• Dirty Coward: Abandoned most of his soldiers to save himself when the Battle of Malastare turned against him.
  • Hair-Trigger Temper: His thin skin and ego makes him very easy to set off, with Sinjir easily baiting him by insulting his title of Moff. Pandion also threatens to break Crassus's hand when his fellow Imperial's habit for banging his hand on the table while speaking irritated him.
  • Hypocrite: Often calls his fellow Imperials cowards, while he ran from the battle of Malastare as his garrison was overrun.
  • Insistent Terminology: Corrects anyone who refers to him as Moff by angrily declaring that he's a Grand Moff.
  • Jerkass: Hardly surprising, since he's an Imperial Moff, but even the other Imperials find him extremely unpleasant to be around.
  • The Rival: Considers Admiral Rae Sloane to be one, since she's the only other Imperial at the conference who has more power and resources than him.
  • Small Name, Big Ego: He's just a regular Moff in command of a single Star Destroyer, but promotes himself to Grand Moff in the aftermath of Endor as a way to raise his station.
  • Smug Snake: Sloane quickly gets tired of the simultaneously scornful and smug expression Pandion has constantly and his arrogant assumption that he will become the leader of the Imperial remnants.
  • Too Dumb to Live: While attempting to escape the battle above Akiva on a shuttle with Sloane and her pilot at blasterpoint, Pandion remains standing instead of strapping into a seat in order to not look weak. Sloane knocks the flight stick so Pandion loses his balance, at which point she easily overpowers him, shoots him in the gut, and locks him in the back of the shuttle, which she then ejects with the self-destruct armed.

    Derrek Raythe 

Moff Derrek Raythe

Species: Human

Appearances: Battlefront II

"Now more than ever, power is the only way to peace. Admiral Versio will cleanse the galaxy, Commander. To remind them who is really in control."

The commander of the Dauntless and one of the high-ranking Imperials chosen by Palpatine to lead Operation: Cinder.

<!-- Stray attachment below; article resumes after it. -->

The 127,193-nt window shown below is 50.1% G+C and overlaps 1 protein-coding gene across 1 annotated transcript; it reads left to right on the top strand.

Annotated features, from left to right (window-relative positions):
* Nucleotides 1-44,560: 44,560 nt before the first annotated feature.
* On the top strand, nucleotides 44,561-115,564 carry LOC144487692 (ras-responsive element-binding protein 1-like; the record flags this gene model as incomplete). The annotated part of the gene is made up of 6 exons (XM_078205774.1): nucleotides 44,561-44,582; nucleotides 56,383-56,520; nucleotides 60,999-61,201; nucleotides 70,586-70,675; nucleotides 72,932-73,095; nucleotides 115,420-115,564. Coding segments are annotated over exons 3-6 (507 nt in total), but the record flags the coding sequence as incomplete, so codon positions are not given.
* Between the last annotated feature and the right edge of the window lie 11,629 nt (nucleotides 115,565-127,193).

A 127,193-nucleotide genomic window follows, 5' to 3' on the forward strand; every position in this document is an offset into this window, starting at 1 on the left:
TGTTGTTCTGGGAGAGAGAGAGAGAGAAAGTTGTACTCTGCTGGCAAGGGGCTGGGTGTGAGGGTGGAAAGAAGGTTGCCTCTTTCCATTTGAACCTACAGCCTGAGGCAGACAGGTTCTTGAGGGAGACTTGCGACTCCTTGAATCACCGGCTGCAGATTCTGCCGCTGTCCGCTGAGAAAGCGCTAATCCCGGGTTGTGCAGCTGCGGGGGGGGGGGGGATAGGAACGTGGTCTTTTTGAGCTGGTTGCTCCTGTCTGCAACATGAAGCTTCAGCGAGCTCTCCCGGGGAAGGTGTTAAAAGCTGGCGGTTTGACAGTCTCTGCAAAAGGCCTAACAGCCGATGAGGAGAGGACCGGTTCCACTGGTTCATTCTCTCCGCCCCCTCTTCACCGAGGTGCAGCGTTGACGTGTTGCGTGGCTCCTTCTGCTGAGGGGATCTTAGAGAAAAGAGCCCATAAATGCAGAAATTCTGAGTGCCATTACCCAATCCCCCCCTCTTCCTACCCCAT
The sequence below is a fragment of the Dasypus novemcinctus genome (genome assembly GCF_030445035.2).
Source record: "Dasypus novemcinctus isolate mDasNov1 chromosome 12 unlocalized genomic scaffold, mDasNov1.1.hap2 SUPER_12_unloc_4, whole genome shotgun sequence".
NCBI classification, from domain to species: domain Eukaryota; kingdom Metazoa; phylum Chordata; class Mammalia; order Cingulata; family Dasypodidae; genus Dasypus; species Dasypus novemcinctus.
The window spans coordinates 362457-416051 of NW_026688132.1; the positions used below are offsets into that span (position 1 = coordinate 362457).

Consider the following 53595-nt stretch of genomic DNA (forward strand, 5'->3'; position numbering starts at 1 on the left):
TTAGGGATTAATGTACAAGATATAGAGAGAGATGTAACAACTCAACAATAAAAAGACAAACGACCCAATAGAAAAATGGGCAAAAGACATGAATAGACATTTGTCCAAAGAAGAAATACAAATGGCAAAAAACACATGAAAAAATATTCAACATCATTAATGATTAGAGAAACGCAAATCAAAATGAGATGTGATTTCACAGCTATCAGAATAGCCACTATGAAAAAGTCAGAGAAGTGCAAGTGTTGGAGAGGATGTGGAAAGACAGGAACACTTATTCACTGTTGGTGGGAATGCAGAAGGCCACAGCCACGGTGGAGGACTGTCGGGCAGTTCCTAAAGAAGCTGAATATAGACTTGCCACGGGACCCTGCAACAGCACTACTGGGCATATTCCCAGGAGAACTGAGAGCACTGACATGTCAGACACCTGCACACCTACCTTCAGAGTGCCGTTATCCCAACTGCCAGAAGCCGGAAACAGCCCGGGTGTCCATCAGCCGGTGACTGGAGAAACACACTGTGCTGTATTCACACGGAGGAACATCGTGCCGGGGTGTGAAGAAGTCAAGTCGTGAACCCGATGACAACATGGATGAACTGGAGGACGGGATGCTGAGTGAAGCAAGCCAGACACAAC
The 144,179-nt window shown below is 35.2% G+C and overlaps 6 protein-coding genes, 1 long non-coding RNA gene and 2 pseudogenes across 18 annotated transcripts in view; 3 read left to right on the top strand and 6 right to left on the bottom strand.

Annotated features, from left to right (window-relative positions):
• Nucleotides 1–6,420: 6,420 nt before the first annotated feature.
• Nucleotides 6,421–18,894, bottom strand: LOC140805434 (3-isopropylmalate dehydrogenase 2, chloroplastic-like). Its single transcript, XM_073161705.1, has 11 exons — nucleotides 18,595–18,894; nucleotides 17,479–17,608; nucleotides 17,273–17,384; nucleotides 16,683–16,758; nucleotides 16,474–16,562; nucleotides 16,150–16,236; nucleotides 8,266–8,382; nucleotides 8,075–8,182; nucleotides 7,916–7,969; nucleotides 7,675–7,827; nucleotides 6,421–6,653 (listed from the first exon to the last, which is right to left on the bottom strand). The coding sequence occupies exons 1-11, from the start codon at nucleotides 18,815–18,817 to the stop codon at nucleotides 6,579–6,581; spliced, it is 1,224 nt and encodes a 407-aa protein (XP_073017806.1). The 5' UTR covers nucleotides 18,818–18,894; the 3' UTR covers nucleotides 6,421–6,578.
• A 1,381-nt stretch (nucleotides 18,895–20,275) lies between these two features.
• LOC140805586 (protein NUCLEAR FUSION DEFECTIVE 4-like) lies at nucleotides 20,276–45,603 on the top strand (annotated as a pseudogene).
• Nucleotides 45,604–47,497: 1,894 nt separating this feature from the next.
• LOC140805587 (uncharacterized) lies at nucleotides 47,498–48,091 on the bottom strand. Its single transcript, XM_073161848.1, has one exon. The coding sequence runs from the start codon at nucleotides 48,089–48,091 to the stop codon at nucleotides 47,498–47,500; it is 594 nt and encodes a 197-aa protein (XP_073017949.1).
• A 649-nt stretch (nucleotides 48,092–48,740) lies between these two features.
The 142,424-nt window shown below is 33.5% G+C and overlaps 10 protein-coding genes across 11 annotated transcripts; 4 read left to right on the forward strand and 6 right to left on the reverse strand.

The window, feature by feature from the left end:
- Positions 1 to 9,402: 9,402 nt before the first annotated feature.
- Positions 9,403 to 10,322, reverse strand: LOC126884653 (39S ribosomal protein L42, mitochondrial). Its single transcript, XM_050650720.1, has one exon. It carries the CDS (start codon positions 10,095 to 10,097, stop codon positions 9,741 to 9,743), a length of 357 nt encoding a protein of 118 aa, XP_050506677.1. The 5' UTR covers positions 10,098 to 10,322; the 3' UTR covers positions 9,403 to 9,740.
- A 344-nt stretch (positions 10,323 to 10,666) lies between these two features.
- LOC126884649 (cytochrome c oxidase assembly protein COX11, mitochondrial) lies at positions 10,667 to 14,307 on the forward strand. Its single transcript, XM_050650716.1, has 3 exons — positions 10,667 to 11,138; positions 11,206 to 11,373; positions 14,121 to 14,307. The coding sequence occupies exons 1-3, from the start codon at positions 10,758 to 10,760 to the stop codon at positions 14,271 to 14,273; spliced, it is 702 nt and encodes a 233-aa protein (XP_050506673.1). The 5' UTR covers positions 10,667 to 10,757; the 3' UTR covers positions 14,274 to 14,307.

• Insane Admiral: He is one of the architects of Operation: Cinder, a plan designed to "punish" the galaxy for the Emperor's death and defying the Empire by killing billions of citizens without regard for their loyalty to the Empire.
  • Jerkass: Treats Iden and Inferno Squad with thinly veiled contempt during the Battle of Fondor due to her asking too many questions.
  • What Happened to the Mouse?: Disappears from Battlefront II's campaign after the Battle of Fondor.

    Ssaria 

Moff Ssaria

https://static.tvtropes.org/pmwiki/pub/images/ssaria_sw_9.png

Species: Human

Appearances: Lando

"I am an extension of the Emperor's will. My actions here simply execute his directives. The Emperor is the mind. I am his tool. Is a tool responsible if it is used to kill someone?"

A Moff and Governor of Castell and its surrounding sector.
  • Cultural Posturing: Dismisses a priceless Castellian artifact as "some local artisan's best effort" and claims it would not even turn one head in the Core Worlds.
  • God Save Us from the Queen!: She could care less about her reputation and she's loyal to the Emperor. She can do whatever she wants and no one can stop her except for maybe the Emperor.
  • Just Following Orders: She calls herself a tool of the Emperor, all of her actions being of his will. Borders into Never My Fault (and certainly not her problem).